Aged just 19 at the time, it was an unlikely achievement and one which Keegan still reflects on with a certain degree of bemusement.

“It is all still a bit of a blur,” he explains. “Everything that happened (in London) was still a shock to the system. I wasn’t expecting two bronze medals. It was an amazing experience. I learned a lot from that trip and it showed me what possibilities athletics could bring.”

Yet, as quickly as his hopes and aspirations soared, he was to suffer a major setback in early 2018. The International Paralympic Committee had proposed a review of the classification system which meant all cerebral palsy athletes faced a new set of testing criteria. Keegan headed over to Australia to undergo the testing and was re-classified from a T36 up to the T38 division because his form was “too symmetrical and too nice”. Suddenly part of a classification group with less severe disabilities and much faster runners, his world had turned on its head.

“I was devastated and I had a little cry,” he admits. “It was an emotional week, one of the most stressful and emotional weeks I’ve ever had. But once I came back home I had a de-brief with my coach and we tried to look on the positive side.”

He re-focused his efforts on the T38 400m but during the 2018-19 domestic campaign he hit upon a glass ceiling in the one-lap race.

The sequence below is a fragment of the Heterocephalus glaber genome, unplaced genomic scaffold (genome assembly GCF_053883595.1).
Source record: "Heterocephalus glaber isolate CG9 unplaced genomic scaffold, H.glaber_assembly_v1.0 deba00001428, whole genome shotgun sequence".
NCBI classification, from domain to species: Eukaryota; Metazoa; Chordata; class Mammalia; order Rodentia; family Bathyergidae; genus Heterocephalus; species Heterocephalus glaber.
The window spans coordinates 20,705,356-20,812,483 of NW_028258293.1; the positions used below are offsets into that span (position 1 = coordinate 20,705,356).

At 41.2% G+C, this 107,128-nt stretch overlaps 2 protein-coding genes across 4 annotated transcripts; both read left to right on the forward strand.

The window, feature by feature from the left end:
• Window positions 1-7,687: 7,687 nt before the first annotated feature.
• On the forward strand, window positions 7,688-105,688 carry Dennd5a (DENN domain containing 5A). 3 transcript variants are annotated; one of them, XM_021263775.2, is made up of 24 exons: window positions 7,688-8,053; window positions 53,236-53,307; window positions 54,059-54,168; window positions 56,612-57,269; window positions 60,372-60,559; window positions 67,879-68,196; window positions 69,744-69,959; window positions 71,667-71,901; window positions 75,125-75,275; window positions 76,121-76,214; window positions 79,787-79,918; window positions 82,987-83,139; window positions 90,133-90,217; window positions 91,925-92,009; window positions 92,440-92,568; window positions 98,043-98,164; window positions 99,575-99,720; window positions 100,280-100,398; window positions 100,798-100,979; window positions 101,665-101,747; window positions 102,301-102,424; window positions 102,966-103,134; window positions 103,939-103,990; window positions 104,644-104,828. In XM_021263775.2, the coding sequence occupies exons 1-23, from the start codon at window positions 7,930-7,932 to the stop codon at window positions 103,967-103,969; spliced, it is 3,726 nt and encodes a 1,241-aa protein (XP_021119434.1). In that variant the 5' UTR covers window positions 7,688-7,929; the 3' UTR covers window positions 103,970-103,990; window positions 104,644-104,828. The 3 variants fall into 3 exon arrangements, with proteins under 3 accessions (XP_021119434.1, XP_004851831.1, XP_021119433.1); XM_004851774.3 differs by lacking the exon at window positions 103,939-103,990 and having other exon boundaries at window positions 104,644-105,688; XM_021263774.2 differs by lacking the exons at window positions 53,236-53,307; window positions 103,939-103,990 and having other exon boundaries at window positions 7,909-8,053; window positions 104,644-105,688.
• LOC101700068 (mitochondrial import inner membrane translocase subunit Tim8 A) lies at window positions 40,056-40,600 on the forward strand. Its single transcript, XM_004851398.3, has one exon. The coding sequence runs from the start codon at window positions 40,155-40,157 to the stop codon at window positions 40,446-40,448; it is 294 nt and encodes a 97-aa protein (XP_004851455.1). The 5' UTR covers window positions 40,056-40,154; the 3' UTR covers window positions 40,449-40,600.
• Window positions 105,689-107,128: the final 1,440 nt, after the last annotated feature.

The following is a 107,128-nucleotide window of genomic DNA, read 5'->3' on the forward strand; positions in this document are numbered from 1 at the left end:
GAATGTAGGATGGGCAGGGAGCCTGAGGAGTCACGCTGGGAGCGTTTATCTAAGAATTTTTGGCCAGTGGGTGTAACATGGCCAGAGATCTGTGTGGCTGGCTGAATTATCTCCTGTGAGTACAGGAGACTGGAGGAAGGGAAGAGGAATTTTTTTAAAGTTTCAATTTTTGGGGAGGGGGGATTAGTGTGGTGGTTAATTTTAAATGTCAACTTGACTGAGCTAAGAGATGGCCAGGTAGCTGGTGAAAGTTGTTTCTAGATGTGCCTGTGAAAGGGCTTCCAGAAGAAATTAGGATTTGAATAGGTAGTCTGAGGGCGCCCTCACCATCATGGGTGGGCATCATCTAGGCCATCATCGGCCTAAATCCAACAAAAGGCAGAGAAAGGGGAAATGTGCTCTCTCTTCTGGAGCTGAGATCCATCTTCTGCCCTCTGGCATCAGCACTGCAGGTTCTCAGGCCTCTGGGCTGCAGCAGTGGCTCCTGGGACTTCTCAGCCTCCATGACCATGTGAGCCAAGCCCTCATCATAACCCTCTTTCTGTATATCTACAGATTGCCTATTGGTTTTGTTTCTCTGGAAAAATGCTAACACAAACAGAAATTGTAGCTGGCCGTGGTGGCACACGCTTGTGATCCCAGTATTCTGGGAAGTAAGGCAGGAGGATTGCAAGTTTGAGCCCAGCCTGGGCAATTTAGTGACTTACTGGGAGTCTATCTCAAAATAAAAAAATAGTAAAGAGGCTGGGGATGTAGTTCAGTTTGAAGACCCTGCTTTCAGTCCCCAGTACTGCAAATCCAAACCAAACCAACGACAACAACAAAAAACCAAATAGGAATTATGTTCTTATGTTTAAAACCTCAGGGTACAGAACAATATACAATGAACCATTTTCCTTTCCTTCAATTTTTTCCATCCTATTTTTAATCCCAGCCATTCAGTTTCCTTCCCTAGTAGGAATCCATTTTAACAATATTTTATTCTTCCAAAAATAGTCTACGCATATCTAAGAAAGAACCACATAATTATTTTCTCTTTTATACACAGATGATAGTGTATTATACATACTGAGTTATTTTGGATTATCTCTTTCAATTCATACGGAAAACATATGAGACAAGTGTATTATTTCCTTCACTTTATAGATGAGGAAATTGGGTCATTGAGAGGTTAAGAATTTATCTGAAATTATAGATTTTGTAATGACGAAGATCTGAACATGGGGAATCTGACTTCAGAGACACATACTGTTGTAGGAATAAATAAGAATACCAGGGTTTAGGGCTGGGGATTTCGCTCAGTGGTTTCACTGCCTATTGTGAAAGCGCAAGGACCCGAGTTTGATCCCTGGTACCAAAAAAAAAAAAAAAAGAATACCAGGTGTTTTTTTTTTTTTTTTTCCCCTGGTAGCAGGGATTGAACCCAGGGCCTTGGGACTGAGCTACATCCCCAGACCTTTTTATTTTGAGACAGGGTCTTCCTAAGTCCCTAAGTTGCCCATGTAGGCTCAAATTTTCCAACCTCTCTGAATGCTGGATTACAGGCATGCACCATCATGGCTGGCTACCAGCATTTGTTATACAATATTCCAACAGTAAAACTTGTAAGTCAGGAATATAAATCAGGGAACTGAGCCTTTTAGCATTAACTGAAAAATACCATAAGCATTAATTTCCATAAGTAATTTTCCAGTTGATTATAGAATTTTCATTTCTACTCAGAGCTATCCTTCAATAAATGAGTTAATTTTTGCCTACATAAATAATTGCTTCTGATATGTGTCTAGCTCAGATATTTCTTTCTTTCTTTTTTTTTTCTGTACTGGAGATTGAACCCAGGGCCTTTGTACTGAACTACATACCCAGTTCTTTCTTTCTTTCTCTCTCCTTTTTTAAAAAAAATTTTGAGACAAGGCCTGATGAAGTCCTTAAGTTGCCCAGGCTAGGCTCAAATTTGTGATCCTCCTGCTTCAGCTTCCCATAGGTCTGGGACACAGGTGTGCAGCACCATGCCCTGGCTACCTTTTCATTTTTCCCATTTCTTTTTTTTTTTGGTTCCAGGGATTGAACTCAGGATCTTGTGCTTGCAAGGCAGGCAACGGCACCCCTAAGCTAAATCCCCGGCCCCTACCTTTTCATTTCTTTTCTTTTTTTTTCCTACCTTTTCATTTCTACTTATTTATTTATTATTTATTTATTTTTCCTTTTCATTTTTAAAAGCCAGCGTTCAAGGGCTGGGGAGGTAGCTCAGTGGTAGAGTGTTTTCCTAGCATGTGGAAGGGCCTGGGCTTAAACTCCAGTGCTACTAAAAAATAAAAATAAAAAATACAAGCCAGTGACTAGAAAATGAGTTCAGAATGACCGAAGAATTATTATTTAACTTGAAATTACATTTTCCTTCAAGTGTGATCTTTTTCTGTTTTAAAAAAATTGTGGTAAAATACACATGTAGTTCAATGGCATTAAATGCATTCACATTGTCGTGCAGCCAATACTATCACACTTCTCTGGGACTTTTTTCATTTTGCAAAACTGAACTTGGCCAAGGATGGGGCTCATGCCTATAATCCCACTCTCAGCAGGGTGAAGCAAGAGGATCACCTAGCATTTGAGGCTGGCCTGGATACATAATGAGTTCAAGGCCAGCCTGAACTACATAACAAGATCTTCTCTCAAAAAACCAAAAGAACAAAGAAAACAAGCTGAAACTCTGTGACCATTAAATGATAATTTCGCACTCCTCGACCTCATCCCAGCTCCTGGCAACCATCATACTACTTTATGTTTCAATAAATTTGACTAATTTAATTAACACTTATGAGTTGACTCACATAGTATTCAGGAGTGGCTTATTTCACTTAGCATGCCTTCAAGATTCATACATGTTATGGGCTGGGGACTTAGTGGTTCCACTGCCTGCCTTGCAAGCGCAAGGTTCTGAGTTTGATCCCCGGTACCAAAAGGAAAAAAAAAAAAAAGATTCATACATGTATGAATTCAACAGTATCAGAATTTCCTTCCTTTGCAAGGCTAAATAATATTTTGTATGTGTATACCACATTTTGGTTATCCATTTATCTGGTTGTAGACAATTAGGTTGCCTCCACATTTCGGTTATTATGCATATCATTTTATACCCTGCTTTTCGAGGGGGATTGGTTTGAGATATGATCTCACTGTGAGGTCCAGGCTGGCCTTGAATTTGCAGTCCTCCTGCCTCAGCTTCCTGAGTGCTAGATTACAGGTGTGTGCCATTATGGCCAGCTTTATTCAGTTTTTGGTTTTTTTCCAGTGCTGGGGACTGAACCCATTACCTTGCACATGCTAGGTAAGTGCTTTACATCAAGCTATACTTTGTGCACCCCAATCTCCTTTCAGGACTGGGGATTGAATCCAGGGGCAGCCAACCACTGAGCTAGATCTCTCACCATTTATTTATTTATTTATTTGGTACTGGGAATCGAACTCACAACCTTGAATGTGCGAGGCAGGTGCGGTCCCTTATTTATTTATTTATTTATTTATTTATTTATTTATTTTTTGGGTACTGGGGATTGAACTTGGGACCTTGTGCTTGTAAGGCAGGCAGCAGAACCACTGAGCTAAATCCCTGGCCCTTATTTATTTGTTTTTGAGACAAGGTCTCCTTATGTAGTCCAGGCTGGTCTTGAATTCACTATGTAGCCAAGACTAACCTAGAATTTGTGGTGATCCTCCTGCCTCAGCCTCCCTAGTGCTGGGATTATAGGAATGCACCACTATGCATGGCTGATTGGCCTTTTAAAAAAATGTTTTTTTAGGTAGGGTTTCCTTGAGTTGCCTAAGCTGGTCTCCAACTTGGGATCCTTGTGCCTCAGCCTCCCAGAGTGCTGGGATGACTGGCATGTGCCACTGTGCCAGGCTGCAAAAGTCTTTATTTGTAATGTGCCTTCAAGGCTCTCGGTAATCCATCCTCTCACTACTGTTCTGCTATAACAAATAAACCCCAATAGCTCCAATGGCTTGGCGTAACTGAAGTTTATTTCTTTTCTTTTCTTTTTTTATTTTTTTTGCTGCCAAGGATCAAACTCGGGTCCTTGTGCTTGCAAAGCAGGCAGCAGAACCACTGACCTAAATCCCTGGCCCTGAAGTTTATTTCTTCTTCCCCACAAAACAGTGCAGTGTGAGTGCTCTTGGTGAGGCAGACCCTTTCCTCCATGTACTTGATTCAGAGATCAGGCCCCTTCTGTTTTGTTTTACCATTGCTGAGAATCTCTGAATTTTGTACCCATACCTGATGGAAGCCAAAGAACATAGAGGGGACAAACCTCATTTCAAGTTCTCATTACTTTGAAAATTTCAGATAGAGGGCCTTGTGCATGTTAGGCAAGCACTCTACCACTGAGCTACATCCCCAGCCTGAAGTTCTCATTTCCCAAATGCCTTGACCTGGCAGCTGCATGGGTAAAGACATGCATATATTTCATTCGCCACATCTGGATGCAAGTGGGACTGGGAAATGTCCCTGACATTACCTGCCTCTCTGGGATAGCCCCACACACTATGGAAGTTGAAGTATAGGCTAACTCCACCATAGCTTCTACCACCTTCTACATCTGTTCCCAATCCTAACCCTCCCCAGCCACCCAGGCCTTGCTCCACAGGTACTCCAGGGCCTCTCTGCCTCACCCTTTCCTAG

Despite making positive inroads in training, this was not reflected in his performances when racing.

“I knew deep down I had to find three or four seconds in the 400m to be able to make world and Paralympic finals but I was struggling to make even a half-second improvement,” he recalls of this period.

Frustrated and with no T38 800m race on the programme, he opted to last year change his training to also focus on not only the 400m but the 1500m as well.

Having won T36 world 800m bronze medal in 2017, the switch to the 1500m was in some ways a return to his first love of middle-distance running.

Fully supported by coach Meacheam, he also fully appreciates the backing he has received from Athletics NZ.

“They have always been willing to support me, even though I’d gone from a world T36 bronze medallist to a T38 unknown,” he says.

Adjusting his training from three or four track sessions a week to just one track session and four longer runs, he found he quickly loved running the longer mileage.

And he arrived at the 2019 World Para Athletics Championships in Dubai – where he competed in both the 400m and 1500m – in good shape. Exiting the heats of the 400m in sixth in 56.74 was not what he had in mind but at least it crystallised his thinking about the one-lap event.

“Dubai was like a pivotal moment for me because it made me realise I didn’t like 400m as much the 1500m,” says Keegan. “After my 400m heats I rang up Hamish and said ‘that is my last 400m international race. From this point on I want to focus on the 1500m’.”